James Packer's $US250 million ($A315 million) investment in a US casino development company has evaporated after three of its subsidiaries including its Las Vegas arm filed for Chapter 11 bankruptcy protection.
Crown's investment in Fontainebleau Resorts is its largest single investment in the US, aside from the $US320 million it has agreed to pay for a stake in the Cannery Resorts.
The privately owned company has been struggling to stay afloat since April when 11 of its lenders withdrew their $US800 million financing for the company's Las Vegas project.
Its chief executive and co-founder, Glenn Schaeffer, left a month later and was not replaced.
In response to the bankruptcy filing by Fontainebleau yesterday, Crown last night announced that it had written down the investment to nil at the end of the 2008 calendar year.
This contradicted what the company told Bloomberg on June 1, when it denied that the carrying value was nil: "Investments in Fontainebleau, Harrah's and Stations Casino Group have been written down … Crown Limited has never indicated to The Australian Financial Review or to anyone else that the investment in Fontainebleau Resorts has been totally written off."
At the company's half-year result in February, chief executive Rowen Craigie declined to reveal the carrying value of the Fontainebleau investment.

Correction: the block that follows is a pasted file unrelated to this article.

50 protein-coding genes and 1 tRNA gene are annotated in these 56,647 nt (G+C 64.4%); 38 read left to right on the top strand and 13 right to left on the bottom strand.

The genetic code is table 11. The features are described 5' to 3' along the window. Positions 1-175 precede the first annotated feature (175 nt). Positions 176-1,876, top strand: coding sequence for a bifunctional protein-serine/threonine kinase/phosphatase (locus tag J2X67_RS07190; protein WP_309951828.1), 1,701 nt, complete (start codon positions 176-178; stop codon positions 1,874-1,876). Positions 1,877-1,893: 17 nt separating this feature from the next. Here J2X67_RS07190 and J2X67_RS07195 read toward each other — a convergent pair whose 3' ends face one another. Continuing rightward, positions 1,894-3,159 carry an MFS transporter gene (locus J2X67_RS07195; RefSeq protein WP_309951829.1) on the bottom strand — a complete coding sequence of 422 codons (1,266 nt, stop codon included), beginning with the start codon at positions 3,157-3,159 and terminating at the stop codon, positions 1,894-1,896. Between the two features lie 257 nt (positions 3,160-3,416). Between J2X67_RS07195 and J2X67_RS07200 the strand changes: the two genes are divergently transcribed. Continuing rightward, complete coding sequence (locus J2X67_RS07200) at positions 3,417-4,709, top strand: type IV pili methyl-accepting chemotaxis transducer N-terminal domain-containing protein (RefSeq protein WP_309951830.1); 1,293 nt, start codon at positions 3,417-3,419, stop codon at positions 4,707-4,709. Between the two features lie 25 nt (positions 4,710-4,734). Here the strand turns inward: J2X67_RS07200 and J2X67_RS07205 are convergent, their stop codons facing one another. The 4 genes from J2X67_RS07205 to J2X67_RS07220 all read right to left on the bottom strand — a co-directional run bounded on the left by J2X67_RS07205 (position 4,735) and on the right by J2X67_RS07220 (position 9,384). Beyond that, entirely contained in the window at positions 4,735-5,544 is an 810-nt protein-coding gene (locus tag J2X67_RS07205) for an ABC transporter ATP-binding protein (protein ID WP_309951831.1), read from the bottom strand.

Crown invested $US250 million with Fontainebleau Resorts for a 19.6 per cent stake last year. UBS valued the investment at $A75 million on June 1.
The company is part way through construction of a $US3.5 billion hotel and casino project, complete with apartments and upmarket shops, across the road from the famous Circus Circus casino on the Las Vegas Strip.
The 3815-room mega-resort was due to open in October but is over budget by $US375 million. It is majority owned by Miami developer Jeffrey Soffer.
A spokesman for Fontainebleau's Las Vegas arm told Associated Press that some of its lenders had agreed to let the company use cash during its bankruptcy. It was also in talks to obtain financing to restart construction at the resort.
Crown has had a bad run of luck in trying to break into the coveted Las Vegas market. Attempts to build the world's tallest casino in Las Vegas failed last year due to financing problems and in March, Crown pulled out of a deal to buy the Cannery casino group at the 11th hour, settling instead for a much smaller stake.
Crown had also been burned by its previous investment alongside the Californian private equity firm Colony. It paid $242 million for a 4.9 per cent stake in Station Casinos at the top of the market in 2007, which the company now concedes is "pretty much" worthless.
Station Casinos, which owns 13 casinos in Las Vegas, is teetering on the edge of bankruptcy. (Credit: The Sydney Morning Herald)
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